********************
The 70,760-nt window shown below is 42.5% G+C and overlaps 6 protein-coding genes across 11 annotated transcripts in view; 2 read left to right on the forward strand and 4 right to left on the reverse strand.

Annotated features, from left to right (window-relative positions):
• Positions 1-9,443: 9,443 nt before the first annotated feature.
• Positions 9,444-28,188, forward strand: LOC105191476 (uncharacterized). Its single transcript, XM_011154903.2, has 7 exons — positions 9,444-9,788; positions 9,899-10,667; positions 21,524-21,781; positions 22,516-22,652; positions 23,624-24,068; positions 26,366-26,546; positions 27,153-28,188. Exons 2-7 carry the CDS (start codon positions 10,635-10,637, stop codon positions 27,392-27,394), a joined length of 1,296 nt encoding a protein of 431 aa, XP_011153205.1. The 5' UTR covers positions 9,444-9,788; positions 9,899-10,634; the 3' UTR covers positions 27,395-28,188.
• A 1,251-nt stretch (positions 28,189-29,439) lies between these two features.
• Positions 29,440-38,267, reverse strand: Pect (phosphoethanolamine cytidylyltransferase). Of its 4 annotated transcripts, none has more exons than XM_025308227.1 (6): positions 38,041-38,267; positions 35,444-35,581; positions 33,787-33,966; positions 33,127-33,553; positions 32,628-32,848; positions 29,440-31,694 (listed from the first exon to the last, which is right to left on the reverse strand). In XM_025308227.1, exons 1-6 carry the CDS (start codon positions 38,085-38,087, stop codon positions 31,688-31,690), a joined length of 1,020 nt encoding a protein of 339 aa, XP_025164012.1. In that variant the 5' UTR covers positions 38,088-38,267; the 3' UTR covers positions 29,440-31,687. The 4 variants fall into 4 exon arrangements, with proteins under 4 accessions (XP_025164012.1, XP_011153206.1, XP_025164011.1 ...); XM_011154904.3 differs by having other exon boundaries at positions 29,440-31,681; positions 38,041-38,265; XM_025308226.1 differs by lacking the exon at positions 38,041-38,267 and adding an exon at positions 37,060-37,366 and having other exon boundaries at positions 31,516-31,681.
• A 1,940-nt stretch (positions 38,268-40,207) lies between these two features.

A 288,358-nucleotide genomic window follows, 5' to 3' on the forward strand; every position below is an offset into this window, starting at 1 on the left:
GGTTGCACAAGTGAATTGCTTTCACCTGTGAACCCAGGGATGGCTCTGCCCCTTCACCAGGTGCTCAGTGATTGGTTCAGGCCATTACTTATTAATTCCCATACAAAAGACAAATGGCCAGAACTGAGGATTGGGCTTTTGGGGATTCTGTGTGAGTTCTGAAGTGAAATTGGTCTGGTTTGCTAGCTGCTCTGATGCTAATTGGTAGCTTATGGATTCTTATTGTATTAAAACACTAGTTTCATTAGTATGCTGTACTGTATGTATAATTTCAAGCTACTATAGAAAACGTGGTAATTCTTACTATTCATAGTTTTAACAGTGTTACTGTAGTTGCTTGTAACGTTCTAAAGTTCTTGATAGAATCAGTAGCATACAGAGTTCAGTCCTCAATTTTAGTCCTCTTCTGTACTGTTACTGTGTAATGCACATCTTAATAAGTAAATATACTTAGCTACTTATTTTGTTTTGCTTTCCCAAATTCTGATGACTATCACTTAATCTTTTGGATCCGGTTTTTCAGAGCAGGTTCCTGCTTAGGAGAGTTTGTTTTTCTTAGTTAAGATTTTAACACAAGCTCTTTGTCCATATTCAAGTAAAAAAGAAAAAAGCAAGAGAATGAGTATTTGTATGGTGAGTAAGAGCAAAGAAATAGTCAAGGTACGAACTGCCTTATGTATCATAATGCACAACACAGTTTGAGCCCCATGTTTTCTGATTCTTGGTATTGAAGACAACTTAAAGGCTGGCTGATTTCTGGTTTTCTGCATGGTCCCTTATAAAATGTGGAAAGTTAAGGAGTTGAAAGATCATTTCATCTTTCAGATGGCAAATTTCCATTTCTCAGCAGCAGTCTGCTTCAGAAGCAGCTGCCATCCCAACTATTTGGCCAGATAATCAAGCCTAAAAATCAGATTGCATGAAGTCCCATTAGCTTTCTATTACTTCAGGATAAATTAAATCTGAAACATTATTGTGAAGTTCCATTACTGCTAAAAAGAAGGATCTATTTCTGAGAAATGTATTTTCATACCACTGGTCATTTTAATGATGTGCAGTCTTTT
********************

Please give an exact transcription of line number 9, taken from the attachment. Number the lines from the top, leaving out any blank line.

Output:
GGTTGCACAAGTGAATTGCTTTCACCTGTGAACCCAGGGATGGCTCTGCCCCTTCACCAGGTGCTCAGTGATTGGTTCAGGCCATTACTTATTAATTCCCATACAAAAGACAAATGGCCAGAACTGAGGATTGGGCTTTTGGGGATTCTGTGTGAGTTCTGAAGTGAAATTGGTCTGGTTTGCTAGCTGCTCTGATGCTAATTGGTAGCTTATGGATTCTTATTGTATTAAAACACTAGTTTCATTAGTATGCTGTACTGTATGTATAATTTCAAGCTACTATAGAAAACGTGGTAATTCTTACTATTCATAGTTTTAACAGTGTTACTGTAGTTGCTTGTAACGTTCTAAAGTTCTTGATAGAATCAGTAGCATACAGAGTTCAGTCCTCAATTTTAGTCCTCTTCTGTACTGTTACTGTGTAATGCACATCTTAATAAGTAAATATACTTAGCTACTTATTTTGTTTTGCTTTCCCAAATTCTGATGACTATCACTTAATCTTTTGGATCCGGTTTTTCAGAGCAGGTTCCTGCTTAGGAGAGTTTGTTTTTCTTAGTTAAGATTTTAACACAAGCTCTTTGTCCATATTCAAGTAAAAAAGAAAAAAGCAAGAGAATGAGTATTTGTATGGTGAGTAAGAGCAAAGAAATAGTCAAGGTACGAACTGCCTTATGTATCATAATGCACAACACAGTTTGAGCCCCATGTTTTCTGATTCTTGGTATTGAAGACAACTTAAAGGCTGGCTGATTTCTGGTTTTCTGCATGGTCCCTTATAAAATGTGGAAAGTTAAGGAGTTGAAAGATCATTTCATCTTTCAGATGGCAAATTTCCATTTCTCAGCAGCAGTCTGCTTCAGAAGCAGCTGCCATCCCAACTATTTGGCCAGATAATCAAGCCTAAAAATCAGATTGCATGAAGTCCCATTAGCTTTCTATTACTTCAGGATAAATTAAATCTGAAACATTATTGTGAAGTTCCATTACTGCTAAAAAGAAGGATCTATTTCTGAGAAATGTATTTTCATACCACTGGTCATTTTAATGATGTGCAGTCTTTT